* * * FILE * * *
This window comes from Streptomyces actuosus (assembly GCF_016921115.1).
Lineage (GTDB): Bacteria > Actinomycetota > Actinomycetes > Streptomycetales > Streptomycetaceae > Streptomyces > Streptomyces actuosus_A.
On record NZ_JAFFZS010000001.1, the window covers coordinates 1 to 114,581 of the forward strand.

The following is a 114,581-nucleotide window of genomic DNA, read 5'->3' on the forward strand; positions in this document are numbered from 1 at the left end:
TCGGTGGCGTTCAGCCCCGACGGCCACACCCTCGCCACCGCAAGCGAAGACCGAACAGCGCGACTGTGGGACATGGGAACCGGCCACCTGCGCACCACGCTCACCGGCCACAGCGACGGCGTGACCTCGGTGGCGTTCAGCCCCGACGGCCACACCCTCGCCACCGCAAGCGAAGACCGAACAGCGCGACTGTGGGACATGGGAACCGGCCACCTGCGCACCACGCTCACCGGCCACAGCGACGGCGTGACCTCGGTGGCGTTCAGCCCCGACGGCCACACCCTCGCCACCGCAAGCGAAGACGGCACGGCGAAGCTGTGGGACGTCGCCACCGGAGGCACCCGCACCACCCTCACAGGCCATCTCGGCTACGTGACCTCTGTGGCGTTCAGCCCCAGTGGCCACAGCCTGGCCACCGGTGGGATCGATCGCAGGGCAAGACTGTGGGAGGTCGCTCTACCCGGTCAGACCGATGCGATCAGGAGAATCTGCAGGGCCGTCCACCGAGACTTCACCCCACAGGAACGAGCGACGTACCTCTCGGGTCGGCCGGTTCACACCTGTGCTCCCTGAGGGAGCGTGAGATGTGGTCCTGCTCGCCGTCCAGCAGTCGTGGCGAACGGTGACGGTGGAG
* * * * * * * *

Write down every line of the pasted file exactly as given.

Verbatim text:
This window comes from Streptomyces actuosus (assembly GCF_016921115.1).
Lineage (GTDB): Bacteria > Actinomycetota > Actinomycetes > Streptomycetales > Streptomycetaceae > Streptomyces > Streptomyces actuosus_A.
On record NZ_JAFFZS010000001.1, the window covers coordinates 1 to 114,581 of the forward strand.

The following is a 114,581-nucleotide window of genomic DNA, read 5'->3' on the forward strand; positions in this document are numbered from 1 at the left end:
TCGGTGGCGTTCAGCCCCGACGGCCACACCCTCGCCACCGCAAGCGAAGACCGAACAGCGCGACTGTGGGACATGGGAACCGGCCACCTGCGCACCACGCTCACCGGCCACAGCGACGGCGTGACCTCGGTGGCGTTCAGCCCCGACGGCCACACCCTCGCCACCGCAAGCGAAGACCGAACAGCGCGACTGTGGGACATGGGAACCGGCCACCTGCGCACCACGCTCACCGGCCACAGCGACGGCGTGACCTCGGTGGCGTTCAGCCCCGACGGCCACACCCTCGCCACCGCAAGCGAAGACGGCACGGCGAAGCTGTGGGACGTCGCCACCGGAGGCACCCGCACCACCCTCACAGGCCATCTCGGCTACGTGACCTCTGTGGCGTTCAGCCCCAGTGGCCACAGCCTGGCCACCGGTGGGATCGATCGCAGGGCAAGACTGTGGGAGGTCGCTCTACCCGGTCAGACCGATGCGATCAGGAGAATCTGCAGGGCCGTCCACCGAGACTTCACCCCACAGGAACGAGCGACGTACCTCTCGGGTCGGCCGGTTCACACCTGTGCTCCCTGAGGGAGCGTGAGATGTGGTCCTGCTCGCCGTCCAGCAGTCGTGGCGAACGGTGACGGTGGAG